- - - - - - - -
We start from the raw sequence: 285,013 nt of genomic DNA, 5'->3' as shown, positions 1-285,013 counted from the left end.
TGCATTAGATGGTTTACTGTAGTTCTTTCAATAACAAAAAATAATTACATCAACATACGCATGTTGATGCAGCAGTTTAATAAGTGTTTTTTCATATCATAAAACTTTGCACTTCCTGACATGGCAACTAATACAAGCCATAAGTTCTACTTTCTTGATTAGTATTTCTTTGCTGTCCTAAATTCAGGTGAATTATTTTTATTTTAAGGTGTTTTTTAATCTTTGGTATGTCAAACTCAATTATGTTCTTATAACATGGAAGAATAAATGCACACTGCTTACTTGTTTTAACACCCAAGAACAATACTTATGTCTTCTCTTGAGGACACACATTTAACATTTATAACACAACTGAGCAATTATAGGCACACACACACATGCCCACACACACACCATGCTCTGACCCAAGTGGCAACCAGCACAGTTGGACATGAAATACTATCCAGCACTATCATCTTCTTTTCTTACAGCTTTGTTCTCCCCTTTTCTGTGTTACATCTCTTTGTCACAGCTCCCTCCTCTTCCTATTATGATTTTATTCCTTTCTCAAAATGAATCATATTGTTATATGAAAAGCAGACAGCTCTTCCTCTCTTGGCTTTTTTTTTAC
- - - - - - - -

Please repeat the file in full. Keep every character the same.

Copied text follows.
We start from the raw sequence: 285,013 nt of genomic DNA, 5'->3' as shown, positions 1-285,013 counted from the left end.
TGCATTAGATGGTTTACTGTAGTTCTTTCAATAACAAAAAATAATTACATCAACATACGCATGTTGATGCAGCAGTTTAATAAGTGTTTTTTCATATCATAAAACTTTGCACTTCCTGACATGGCAACTAATACAAGCCATAAGTTCTACTTTCTTGATTAGTATTTCTTTGCTGTCCTAAATTCAGGTGAATTATTTTTATTTTAAGGTGTTTTTTAATCTTTGGTATGTCAAACTCAATTATGTTCTTATAACATGGAAGAATAAATGCACACTGCTTACTTGTTTTAACACCCAAGAACAATACTTATGTCTTCTCTTGAGGACACACATTTAACATTTATAACACAACTGAGCAATTATAGGCACACACACACATGCCCACACACACACCATGCTCTGACCCAAGTGGCAACCAGCACAGTTGGACATGAAATACTATCCAGCACTATCATCTTCTTTTCTTACAGCTTTGTTCTCCCCTTTTCTGTGTTACATCTCTTTGTCACAGCTCCCTCCTCTTCCTATTATGATTTTATTCCTTTCTCAAAATGAATCATATTGTTATATGAAAAGCAGACAGCTCTTCCTCTCTTGGCTTTTTTTTTAC